The key to surviving uncertain times is to watch cashflow like a hawk. Businesses can run regular cashflow forecasts to estimate how much money is coming in and going out, discover where expenses can be reduced, know where resources are available and find ways to avoid negative cashflow. It is imperative that SMEs have these kinds of software tools to help them to gain insights into their business to act swiftly and address cashflow issues.
SMEs who are suffering from a cashflow issue should rethink their policy of selling on credit, especially if they are liable to incur goods and services tax (GST) on payments to suppliers. For businesses in industries that cannot avoid giving credit – for example, supplying legal services to corporate clients – they need to be meticulous and assertive in collecting payments by the due date.
Cost cutting, obviously, can be an effective way to manage cashflow, especially in the short-term. For instance, SMEs may want to explore the opportunity to run a more virtual business, which helps to reduce costs on things like travel and marketing events.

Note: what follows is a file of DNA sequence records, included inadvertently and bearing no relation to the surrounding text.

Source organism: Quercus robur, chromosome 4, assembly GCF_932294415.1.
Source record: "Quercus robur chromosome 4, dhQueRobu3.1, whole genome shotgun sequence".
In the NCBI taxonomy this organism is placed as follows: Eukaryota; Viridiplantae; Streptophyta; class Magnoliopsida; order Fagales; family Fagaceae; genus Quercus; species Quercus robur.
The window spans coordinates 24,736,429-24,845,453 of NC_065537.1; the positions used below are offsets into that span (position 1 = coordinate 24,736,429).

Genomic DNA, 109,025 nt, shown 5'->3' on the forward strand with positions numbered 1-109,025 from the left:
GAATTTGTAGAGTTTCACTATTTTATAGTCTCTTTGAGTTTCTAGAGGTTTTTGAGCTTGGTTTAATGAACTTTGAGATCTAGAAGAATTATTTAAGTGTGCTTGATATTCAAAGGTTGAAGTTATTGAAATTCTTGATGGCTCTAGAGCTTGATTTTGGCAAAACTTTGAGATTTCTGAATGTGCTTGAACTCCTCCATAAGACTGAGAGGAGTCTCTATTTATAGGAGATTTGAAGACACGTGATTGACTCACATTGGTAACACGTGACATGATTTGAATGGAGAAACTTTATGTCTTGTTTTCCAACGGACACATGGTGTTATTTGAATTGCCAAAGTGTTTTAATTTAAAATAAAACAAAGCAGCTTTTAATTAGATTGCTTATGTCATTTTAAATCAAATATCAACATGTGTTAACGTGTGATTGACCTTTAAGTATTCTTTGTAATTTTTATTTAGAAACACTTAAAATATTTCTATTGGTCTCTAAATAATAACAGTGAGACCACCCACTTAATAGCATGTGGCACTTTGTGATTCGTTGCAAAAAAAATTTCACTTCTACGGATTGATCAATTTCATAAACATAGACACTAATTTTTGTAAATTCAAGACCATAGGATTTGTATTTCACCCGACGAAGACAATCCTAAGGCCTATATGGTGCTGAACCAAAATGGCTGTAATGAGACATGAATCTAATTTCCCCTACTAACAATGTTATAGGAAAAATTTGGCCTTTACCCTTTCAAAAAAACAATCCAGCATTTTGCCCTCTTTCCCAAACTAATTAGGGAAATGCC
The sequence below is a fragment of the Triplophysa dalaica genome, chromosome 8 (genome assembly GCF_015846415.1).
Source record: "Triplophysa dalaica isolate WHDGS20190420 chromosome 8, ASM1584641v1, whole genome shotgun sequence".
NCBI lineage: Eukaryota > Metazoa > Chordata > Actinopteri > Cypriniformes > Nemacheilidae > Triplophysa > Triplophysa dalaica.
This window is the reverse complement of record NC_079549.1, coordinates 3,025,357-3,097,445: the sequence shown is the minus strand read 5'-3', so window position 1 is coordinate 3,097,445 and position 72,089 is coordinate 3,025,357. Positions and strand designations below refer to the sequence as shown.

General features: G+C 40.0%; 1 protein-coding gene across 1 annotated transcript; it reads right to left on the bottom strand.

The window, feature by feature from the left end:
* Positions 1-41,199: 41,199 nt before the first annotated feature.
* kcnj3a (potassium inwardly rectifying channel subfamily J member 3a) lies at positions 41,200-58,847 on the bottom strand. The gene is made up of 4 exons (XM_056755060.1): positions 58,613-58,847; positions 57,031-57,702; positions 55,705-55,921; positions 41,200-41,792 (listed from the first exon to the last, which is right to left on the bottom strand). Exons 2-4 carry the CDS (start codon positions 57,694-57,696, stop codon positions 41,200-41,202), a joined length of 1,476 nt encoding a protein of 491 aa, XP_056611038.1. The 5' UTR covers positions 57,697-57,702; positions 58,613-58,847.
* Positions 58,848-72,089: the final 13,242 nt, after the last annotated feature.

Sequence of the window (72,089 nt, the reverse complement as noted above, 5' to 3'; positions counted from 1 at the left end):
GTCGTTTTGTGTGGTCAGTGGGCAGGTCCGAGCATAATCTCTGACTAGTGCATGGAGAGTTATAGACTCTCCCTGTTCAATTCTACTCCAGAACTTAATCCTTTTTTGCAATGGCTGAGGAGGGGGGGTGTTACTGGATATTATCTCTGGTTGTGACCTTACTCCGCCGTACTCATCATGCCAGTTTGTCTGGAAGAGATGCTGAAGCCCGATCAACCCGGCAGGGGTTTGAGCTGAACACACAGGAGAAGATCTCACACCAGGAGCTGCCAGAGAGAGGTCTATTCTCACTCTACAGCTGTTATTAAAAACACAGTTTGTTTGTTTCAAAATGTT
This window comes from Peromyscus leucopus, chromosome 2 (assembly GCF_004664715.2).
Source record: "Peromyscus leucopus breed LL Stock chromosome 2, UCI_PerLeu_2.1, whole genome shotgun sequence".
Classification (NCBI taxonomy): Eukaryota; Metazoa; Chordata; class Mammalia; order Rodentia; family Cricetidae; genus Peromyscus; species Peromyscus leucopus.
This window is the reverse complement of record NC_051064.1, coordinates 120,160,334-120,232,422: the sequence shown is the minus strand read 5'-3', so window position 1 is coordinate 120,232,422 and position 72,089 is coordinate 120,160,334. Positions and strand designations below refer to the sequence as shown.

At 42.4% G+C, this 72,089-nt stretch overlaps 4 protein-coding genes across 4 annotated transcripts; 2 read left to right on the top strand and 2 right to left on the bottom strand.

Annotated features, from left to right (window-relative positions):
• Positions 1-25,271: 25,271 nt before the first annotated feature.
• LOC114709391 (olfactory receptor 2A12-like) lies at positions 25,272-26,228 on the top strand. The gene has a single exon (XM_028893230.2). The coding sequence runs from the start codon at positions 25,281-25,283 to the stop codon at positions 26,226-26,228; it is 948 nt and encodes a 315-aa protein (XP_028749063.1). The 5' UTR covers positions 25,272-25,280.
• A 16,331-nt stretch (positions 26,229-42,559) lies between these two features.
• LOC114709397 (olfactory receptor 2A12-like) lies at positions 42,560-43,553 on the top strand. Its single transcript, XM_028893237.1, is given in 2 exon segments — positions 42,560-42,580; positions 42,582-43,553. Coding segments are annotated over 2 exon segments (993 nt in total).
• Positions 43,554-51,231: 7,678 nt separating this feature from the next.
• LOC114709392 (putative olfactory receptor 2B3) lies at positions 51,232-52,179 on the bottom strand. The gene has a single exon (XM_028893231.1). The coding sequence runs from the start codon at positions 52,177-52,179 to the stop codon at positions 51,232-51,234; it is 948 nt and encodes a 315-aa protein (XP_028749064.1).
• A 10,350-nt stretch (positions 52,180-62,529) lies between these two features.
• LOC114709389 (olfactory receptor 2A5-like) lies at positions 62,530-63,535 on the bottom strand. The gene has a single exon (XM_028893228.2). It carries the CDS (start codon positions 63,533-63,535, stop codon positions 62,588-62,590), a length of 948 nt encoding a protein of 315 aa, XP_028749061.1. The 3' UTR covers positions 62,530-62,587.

It is also prudent to watch spending daily during this time when business environments can change in an instant. We have all seen how many SMEs in non-essential industries had to suddenly close when the authorities put in the ‘Circuit Breaker’ measures to control further virus spread.
Finally, businesses should keep their ears to the ground for available business and SME working capital support. For instance, on 31 March, the Monetary Authority of Singapore and Enterprise Singapore introduced the MAS SGD Facility for ESG to provide SMEs with government-assisted bank loans with a lower interest rate of 0.1 percent per annum over two years.